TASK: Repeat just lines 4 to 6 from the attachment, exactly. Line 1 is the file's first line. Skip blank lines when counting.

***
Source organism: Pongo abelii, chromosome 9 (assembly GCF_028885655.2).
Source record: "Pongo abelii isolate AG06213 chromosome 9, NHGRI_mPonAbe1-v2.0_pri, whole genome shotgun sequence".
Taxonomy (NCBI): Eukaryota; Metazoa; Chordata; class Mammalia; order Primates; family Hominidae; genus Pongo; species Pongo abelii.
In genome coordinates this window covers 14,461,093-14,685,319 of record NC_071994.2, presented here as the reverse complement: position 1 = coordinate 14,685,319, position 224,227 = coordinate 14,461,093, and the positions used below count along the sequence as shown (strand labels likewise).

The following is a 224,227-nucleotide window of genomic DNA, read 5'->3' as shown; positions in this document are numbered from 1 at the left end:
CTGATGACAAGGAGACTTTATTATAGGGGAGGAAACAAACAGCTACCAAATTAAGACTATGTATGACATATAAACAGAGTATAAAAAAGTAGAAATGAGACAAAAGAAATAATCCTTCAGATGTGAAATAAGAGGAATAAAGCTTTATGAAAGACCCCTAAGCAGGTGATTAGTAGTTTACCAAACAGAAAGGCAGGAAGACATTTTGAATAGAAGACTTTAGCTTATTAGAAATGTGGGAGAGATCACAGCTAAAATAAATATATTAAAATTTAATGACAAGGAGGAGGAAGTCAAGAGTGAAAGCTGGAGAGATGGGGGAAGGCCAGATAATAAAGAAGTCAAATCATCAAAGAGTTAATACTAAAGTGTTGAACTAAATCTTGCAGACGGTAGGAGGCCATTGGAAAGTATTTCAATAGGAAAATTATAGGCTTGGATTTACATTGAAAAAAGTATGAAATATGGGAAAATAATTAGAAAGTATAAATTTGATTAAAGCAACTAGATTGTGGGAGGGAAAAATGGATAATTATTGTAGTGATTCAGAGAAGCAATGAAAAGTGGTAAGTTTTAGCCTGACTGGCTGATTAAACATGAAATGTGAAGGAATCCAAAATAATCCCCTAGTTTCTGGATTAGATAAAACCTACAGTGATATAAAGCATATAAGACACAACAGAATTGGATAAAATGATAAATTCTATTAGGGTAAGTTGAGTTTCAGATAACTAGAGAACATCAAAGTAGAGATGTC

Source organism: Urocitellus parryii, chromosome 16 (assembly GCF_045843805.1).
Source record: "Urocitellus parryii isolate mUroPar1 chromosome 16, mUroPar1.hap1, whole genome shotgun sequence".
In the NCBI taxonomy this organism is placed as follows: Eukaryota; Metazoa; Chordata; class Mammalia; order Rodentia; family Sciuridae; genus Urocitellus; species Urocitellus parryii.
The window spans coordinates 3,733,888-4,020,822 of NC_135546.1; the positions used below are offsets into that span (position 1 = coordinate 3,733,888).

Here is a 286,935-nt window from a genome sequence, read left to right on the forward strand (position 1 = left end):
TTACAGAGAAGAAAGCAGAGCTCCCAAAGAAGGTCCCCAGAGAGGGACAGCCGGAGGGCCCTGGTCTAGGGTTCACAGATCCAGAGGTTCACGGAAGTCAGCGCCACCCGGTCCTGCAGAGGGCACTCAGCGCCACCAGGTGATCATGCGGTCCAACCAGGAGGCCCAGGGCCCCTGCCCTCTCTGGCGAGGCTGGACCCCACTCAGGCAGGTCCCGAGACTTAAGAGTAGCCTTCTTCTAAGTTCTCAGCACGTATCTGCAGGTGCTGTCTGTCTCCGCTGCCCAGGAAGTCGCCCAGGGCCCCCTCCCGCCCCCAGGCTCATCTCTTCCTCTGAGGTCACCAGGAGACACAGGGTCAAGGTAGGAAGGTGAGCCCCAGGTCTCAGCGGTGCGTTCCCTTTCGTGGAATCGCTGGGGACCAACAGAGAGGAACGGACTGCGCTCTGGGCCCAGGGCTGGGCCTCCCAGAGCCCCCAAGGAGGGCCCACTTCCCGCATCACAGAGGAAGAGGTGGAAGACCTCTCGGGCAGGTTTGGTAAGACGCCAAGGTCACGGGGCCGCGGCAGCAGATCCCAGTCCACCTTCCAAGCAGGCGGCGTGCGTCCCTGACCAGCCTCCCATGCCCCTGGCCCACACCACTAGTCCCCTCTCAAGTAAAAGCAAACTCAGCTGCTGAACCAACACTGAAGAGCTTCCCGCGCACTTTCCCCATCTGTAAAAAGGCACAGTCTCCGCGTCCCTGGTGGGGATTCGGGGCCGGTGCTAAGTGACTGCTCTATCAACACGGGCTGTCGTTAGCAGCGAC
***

In genome coordinates this window covers 14,461,093-14,685,319 of record NC_071994.2, presented here as the reverse complement: position 1 = coordinate 14,685,319, position 224,227 = coordinate 14,461,093, and the positions used below count along the sequence as shown (strand labels likewise).

The following is a 224,227-nucleotide window of genomic DNA, read 5'->3' as shown; positions in this document are numbered from 1 at the left end:
CTGATGACAAGGAGACTTTATTATAGGGGAGGAAACAAACAGCTACCAAATTAAGACTATGTATGACATATAAACAGAGTATAAAAAAGTAGAAATGAGACAAAAGAAATAATCCTTCAGATGTGAAATAAGAGGAATAAAGCTTTATGAAAGACCCCTAAGCAGGTGATTAGTAGTTTACCAAACAGAAAGGCAGGAAGACATTTTGAATAGAAGACTTTAGCTTATTAGAAATGTGGGAGAGATCACAGCTAAAATAAATATATTAAAATTTAATGACAAGGAGGAGGAAGTCAAGAGTGAAAGCTGGAGAGATGGGGGAAGGCCAGATAATAAAGAAGTCAAATCATCAAAGAGTTAATACTAAAGTGTTGAACTAAATCTTGCAGACGGTAGGAGGCCATTGGAAAGTATTTCAATAGGAAAATTATAGGCTTGGATTTACATTGAAAAAAGTATGAAATATGGGAAAATAATTAGAAAGTATAAATTTGATTAAAGCAACTAGATTGTGGGAGGGAAAAATGGATAATTATTGTAGTGATTCAGAGAAGCAATGAAAAGTGGTAAGTTTTAGCCTGACTGGCTGATTAAACATGAAATGTGAAGGAATCCAAAATAATCCCCTAGTTTCTGGATTAGATAAAACCTACAGTGATATAAAGCATATAAGACACAACAGAATTGGATAAAATGATAAATTCTATTAGGGTAAGTTGAGTTTCAGATAACTAGAGAACATCAAAGTAGAGATGTC